CBC's fake news program, This is That, tries to fool live audience
Producer/hosts Peter Oldring and Pat Kelly share their favourite calls from fooled listeners
CBC Radio listeners who enjoy a good laugh might be familiar with the programThis is That.
The CBC Radio One show sounds an awful lot like a current affairs radio show, but with stories that are just too good to be true — because they're not. Everything is completely fabricated.
Peter Oldring and Pat Kelly produce and host This Is That, and they will be performing at the Vogue Theatre in Vancouver for a live taping on the afternoon of Feb. 27.
And if you're a regular listener of the program, you probably get a kick out of the enraged listeners who sometimes call in and say how stupid their stories are.
Oldring and Kelly are fans of those people too, and On The Coast asked them for their top three contributions from those who think they're listening to a genuine current affairs radio show.
- Government to spend millions baby proofing House of Commons
- Canada's 'David Bowie' now a Zamboni driver in Moose Jaw
- Canadians react to new Hollywood movie claiming Neil Young was born in California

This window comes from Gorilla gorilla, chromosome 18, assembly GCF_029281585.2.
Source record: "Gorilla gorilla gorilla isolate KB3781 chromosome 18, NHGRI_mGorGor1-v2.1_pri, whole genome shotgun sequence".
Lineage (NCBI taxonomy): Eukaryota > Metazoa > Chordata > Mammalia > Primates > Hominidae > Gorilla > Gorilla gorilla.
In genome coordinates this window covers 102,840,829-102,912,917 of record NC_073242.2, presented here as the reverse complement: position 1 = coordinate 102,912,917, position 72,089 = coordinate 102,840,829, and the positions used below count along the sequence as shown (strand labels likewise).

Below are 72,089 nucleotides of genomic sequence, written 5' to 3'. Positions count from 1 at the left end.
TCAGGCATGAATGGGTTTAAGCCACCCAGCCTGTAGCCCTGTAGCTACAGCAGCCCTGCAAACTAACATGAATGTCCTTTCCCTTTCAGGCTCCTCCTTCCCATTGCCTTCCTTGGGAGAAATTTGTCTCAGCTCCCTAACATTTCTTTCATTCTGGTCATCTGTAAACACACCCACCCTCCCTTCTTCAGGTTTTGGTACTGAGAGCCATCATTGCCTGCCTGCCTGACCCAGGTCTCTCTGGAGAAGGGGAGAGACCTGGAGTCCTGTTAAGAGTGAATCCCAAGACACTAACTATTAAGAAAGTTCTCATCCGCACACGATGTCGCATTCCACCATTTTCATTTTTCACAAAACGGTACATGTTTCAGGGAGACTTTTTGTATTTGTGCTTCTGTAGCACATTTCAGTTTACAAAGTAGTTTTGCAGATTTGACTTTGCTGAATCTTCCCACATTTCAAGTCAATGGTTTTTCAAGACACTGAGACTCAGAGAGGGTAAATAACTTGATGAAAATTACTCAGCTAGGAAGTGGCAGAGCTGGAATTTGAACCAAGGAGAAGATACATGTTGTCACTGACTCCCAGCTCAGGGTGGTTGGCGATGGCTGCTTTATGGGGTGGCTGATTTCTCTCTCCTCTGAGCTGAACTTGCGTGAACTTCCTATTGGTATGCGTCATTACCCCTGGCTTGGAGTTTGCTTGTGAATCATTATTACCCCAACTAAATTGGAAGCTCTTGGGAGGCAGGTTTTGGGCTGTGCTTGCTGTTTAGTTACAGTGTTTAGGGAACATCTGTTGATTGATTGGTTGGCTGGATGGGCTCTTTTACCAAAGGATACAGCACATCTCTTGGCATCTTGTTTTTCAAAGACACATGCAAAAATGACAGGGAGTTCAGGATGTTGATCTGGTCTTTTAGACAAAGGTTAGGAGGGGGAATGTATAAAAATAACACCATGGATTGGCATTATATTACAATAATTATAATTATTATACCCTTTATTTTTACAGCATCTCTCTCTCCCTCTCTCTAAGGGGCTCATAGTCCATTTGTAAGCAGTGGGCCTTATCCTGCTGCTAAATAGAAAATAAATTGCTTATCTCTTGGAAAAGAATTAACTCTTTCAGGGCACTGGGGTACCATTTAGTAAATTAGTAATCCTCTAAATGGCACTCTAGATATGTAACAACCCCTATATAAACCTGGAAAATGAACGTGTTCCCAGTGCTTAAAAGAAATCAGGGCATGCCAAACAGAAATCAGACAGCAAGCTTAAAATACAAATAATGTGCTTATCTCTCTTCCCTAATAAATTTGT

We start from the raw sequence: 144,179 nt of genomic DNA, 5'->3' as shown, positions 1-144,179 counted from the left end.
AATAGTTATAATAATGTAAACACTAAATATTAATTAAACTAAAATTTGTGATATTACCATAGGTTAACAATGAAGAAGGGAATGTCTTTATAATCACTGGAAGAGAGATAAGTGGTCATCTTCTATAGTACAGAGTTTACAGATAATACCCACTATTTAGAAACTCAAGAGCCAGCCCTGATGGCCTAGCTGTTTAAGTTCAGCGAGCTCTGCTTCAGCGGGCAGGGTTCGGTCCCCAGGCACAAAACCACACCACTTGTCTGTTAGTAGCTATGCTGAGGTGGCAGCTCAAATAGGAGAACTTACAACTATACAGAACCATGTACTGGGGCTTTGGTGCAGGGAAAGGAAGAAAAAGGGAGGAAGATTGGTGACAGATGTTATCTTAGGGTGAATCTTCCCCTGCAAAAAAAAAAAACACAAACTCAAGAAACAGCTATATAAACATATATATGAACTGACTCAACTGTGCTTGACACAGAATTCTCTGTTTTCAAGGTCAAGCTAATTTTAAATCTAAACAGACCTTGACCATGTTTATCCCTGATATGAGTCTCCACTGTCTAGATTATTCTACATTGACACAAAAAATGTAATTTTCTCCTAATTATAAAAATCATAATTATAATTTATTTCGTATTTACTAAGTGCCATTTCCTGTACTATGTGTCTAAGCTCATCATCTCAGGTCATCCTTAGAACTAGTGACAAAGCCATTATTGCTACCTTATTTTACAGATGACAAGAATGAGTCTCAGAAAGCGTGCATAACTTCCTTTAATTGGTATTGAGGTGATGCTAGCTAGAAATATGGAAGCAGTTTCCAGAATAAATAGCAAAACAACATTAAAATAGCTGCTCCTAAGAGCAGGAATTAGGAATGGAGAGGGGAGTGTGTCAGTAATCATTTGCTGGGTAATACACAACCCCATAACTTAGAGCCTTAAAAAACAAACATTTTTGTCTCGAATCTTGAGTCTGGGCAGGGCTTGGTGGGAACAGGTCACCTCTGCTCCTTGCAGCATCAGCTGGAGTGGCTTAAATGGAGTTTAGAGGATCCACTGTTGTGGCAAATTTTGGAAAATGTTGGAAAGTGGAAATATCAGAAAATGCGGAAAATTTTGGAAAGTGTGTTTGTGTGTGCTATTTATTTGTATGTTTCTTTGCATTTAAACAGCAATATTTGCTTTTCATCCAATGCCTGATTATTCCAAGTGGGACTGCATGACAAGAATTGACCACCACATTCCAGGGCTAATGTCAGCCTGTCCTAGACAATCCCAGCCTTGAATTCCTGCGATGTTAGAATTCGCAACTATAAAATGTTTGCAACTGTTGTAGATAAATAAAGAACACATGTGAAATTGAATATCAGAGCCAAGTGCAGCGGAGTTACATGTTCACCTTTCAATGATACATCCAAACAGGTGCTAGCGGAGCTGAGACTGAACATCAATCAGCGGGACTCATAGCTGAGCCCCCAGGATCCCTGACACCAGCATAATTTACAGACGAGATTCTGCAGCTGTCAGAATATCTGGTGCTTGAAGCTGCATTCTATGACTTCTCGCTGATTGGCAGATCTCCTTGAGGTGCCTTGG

Where did the feedback come from?
One memorable caller came in early. On the first episode of This is That, Oldring and Kelly included feedback from listeners — but they hadn't had a show to generate feedback. So they made up the callers themselves.
"This guy called us out and said, 'Well, if it's your first episode, how do you have all this feedback?'" Kelly said. "And that became the feedback for our second episode."
The Panther's Whip
This is That did a segment about one of Canada's most famous authors and his work, The Panther's Whip. Of course, no such book exists.
"Somebody called in, completely furious, because he went to the world's biggest bookstore, in Toronto, demanded a copy of The Panther's Whip, and they said they'd never heard of the book, never heard of the author," Oldring said.
"And he was furious that he was unable, at the world's biggest bookstore, to find this guy, who we said was Canada's finest author."
Not all callers are fooled by stories. One regular caller — who never made it to air — was a trucker, who Kelly said, would give thoughtful, considerate, constructive feedback on every single sketch on This is That.
"He would leave, like, 10-minute messages, analyzing every bit that we did," Kelly said. "That man is now our director."
With files from Liam Britten